Newswise — DETROIT – Henry Ford Health System has launched a clinical trial to investigate a new drug for the treatment of tinnitus, a chronic ringing of the head or ears that affects more than 600 million people worldwide.
The study will examine AM-101, a gel injected into the middle ear, to determine its safety and effectiveness in lessening the excessive signaling to the brain that occurs with acute inner ear tinnitus, most often caused by noise trauma or infection.
AM-101 inhibits certain receptors in the inner ear that are thought to play a key role in the development of tinnitus. This inhibitory effect has been investigated and confirmed in animal behavior models.
Henry Ford is one of 70 sites worldwide involved in this National Institutes of Health-supported study and it is currently recruiting patients.
“More recent theories assume that, while it starts in the ear, tinnitus becomes ‘centralized’ in the brain over time, where it can persist even if the original damage is no longer present in the inner ear,” says study lead investigator Michael D. Seidman, M.D., director of the Division of Otologic/Neurotologic Surgery in the Department of Otolaryngology-Head & Neck Surgery at Henry Ford.
“Since the chances of a cure for this type of permanent tinnitus are very low, attempts are being made to treat the tinnitus at an early stage, focusing on the inner ear.”
Notably, tinnitus affects more than 12 percent of American troops who have been exposed to acoustic trauma from machinery and explosive devices. It is now the No. 1 disability among women and men in uniform a growing problem that costs the U.S. roughly $1.7 billion a year to treat.
Tinnitus in the inner ear is often a consequence of an acoustic trauma, barotrauma, operation on the middle ear, traumatic perforation of the eardrum or middle ear infection. While the tinnitus often goes away after a short period in these circumstances, it can persist in some cases even after the injury has healed.
For its study, Henry Ford will recruit patients who have experienced tinnitus for three months or fewer following traumatic cochlear injury or otitis media, an inflammation of the middle ear.
In an outpatient procedure, the study drug AM-101 or a placebo will be injected into the middle ear, where it then passes into the inner ear, following the administration of a local anesthetic to the eardrum. The injection will be repeated two more times during a five-day period.
Patients in the study also will need to return for several follow-up visits.
Throughout the study, patients will be asked each evening to answer two short questions on the loudness of the tinnitus and the associated annoyance in an electronic diary.
In order to investigate the efficacy of AM-101, it must be possible to compare the improvement in the tinnitus after the injection with a control group. Therefore, some of the participants will receive a placebo preparation. Neither the patient nor the study doctor will know who has received AM-101 or the placebo.
Once the initial study is complete, all of the trial participants will have the opportunity to receive the study drug (those given the placebo will be able to receive the actual drug).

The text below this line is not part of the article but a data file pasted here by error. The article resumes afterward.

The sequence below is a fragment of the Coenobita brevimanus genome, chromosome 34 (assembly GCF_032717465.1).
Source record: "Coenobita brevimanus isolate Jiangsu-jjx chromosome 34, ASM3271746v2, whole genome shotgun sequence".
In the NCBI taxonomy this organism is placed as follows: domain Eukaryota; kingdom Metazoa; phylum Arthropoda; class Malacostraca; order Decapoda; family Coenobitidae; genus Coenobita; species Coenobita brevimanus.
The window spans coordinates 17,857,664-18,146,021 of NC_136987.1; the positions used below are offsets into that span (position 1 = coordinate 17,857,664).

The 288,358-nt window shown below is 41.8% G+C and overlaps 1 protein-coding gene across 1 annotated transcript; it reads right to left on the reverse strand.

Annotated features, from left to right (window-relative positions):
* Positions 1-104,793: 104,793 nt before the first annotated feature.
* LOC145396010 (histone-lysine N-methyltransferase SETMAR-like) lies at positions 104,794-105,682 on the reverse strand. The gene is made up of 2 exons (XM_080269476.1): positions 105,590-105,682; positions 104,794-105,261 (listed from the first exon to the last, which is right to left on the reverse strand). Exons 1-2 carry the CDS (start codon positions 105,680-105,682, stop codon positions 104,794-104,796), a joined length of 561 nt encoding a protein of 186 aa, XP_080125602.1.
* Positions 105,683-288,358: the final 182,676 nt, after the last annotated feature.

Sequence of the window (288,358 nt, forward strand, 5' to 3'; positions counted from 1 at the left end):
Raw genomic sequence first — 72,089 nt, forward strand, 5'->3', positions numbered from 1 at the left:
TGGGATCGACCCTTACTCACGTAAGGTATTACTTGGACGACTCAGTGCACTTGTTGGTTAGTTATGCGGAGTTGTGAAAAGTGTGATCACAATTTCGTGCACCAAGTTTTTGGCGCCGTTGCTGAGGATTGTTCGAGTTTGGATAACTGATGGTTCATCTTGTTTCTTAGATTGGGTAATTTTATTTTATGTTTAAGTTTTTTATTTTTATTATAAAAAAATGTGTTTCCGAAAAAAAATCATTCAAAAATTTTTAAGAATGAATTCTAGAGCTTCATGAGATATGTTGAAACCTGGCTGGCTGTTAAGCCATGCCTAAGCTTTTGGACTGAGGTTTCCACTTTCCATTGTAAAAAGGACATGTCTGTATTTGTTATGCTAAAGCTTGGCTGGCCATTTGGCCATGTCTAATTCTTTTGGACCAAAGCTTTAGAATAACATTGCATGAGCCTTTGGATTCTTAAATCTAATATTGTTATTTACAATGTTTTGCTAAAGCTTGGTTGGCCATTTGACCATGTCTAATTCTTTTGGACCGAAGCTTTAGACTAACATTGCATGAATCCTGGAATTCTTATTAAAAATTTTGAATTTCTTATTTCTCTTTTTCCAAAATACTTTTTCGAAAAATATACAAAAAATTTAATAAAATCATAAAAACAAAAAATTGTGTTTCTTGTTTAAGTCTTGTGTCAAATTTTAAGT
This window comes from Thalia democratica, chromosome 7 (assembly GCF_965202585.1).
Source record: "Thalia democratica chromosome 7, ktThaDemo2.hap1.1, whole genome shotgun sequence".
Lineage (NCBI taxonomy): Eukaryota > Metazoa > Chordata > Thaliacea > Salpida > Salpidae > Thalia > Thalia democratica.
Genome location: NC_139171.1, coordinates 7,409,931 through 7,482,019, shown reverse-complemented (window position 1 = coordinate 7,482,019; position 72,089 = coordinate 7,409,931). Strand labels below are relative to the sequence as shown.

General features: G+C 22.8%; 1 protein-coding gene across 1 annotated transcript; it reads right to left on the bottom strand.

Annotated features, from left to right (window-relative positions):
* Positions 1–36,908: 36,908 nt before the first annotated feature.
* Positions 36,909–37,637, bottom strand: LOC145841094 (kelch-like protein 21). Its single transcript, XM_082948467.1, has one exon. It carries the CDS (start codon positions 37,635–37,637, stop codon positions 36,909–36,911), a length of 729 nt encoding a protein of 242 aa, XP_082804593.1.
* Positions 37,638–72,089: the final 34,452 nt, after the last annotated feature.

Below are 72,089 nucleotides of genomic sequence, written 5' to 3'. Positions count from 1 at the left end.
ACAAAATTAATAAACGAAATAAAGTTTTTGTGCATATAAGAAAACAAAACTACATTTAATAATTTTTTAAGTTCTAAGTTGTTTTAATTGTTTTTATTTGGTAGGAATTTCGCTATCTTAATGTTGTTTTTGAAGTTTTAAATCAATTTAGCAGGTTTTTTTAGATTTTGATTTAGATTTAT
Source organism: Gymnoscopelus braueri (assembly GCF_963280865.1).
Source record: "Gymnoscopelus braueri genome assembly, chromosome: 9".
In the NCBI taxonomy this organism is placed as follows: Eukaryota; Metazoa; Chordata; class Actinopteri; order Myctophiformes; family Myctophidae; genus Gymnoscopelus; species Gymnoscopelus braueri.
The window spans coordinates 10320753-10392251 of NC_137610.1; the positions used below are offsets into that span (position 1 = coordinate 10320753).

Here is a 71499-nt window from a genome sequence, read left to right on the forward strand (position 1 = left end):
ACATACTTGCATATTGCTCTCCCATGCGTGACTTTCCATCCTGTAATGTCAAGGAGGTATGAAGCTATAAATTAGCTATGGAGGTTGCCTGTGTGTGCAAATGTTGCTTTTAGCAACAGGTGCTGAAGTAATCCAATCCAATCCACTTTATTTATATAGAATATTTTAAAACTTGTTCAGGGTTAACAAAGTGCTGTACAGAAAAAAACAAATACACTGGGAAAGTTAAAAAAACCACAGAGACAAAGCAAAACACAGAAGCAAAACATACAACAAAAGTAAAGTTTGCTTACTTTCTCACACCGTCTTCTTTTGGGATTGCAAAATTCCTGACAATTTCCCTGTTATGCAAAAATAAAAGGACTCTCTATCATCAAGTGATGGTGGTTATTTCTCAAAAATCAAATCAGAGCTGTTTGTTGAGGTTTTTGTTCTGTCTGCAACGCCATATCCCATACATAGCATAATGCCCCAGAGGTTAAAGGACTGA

Study participantsThe Henry Ford study is seeking patients, ages 18-75, who have been diagnosed within the past three months or less with acute inner ear tinnitus brought on by acoustic trauma, barotrauma, operation on the middle ear, traumatic perforation of the eardrum or middle ear infection.
Those whose tinnitus has existed for more than three months, or was triggered by events other than traumatic cochlear injury or middle ear infection, may not take part in the study.
Participants must agree to use hearing protection, refrain from engaging in activities or work involving loud noise exposure if sufficient hearing protection is not possible, and able to protect ear canal and middle ear from water exposure, as well as be willing to comply with all study-related procedures during the course of the clinical trial.
Patients do NOT qualify for the study if they have/are:• Pregnant or breastfeeding• Fluctuating or intermittent tinnitus• Tinnitus from traumatic head or neck injury• Suspected of diagnosed Meniere’s disease; history of endolymphatic hydrops, or history of fluctuating hearing loss• History of repeated idiopathic sudden sensorineural hearing loss• Ongoing, infection of otitis media or otitis externa• Abnormality of the tympanic membrane in the affected ear(s)• Hearing loss in the affected ear(s) of 75 dB or more• Fluctuating hearing• Any drug-based therapy for otitis media or otitis externa that is ongoing or was performed in the past two weeks• Any drug-based therapy known as potentially tinnitus-inducing• Use of any other NMDA receptor antagonist (e.g. memantine, dextromethorphan) in the past two weeks or that is ongoing • History within the past two years or presence of drug abuse or alcoholism• Diagnosed as having anxiety disorders, depression, bipolar disorders, schizophrenia or other psychiatric diseases requiring current drug treatment or subjects who required treatment in the previous three months• Use of any antidepressant or anti-anxiety medication in the past two weeks or that is ongoing• Any clinically relevant respiratory, cardiovascular, neurological disorder (except vertigo), as determined by the Investigator• Known hypersensitivity, allergy or intolerance to the study medication o any history of severe drug reaction
For more information about the study, visit www.tinnitus-study.info. To enroll, prospective participants should call (248) 661-7211